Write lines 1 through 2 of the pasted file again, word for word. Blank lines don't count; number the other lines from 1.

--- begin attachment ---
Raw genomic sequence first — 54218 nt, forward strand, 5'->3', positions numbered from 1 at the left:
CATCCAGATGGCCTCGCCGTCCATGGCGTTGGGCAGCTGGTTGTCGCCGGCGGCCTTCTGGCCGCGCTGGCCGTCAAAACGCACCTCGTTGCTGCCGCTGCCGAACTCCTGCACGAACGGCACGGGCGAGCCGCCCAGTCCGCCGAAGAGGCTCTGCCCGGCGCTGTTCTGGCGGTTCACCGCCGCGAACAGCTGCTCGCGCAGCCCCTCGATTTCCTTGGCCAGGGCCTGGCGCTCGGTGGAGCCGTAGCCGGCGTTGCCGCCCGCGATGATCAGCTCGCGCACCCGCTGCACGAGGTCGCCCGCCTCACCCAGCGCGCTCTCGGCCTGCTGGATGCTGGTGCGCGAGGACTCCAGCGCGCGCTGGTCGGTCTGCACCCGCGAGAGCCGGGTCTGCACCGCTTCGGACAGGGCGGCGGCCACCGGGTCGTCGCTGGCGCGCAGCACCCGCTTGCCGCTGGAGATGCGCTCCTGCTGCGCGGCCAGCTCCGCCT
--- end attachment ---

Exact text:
Raw genomic sequence first — 54218 nt, forward strand, 5'->3', positions numbered from 1 at the left:
CATCCAGATGGCCTCGCCGTCCATGGCGTTGGGCAGCTGGTTGTCGCCGGCGGCCTTCTGGCCGCGCTGGCCGTCAAAACGCACCTCGTTGCTGCCGCTGCCGAACTCCTGCACGAACGGCACGGGCGAGCCGCCCAGTCCGCCGAAGAGGCTCTGCCCGGCGCTGTTCTGGCGGTTCACCGCCGCGAACAGCTGCTCGCGCAGCCCCTCGATTTCCTTGGCCAGGGCCTGGCGCTCGGTGGAGCCGTAGCCGGCGTTGCCGCCCGCGATGATCAGCTCGCGCACCCGCTGCACGAGGTCGCCCGCCTCACCCAGCGCGCTCTCGGCCTGCTGGATGCTGGTGCGCGAGGACTCCAGCGCGCGCTGGTCGGTCTGCACCCGCGAGAGCCGGGTCTGCACCGCTTCGGACAGGGCGGCGGCCACCGGGTCGTCGCTGGCGCGCAGCACCCGCTTGCCGCTGGAGATGCGCTCCTGCTGCGCGGCCAGCTCCGCCT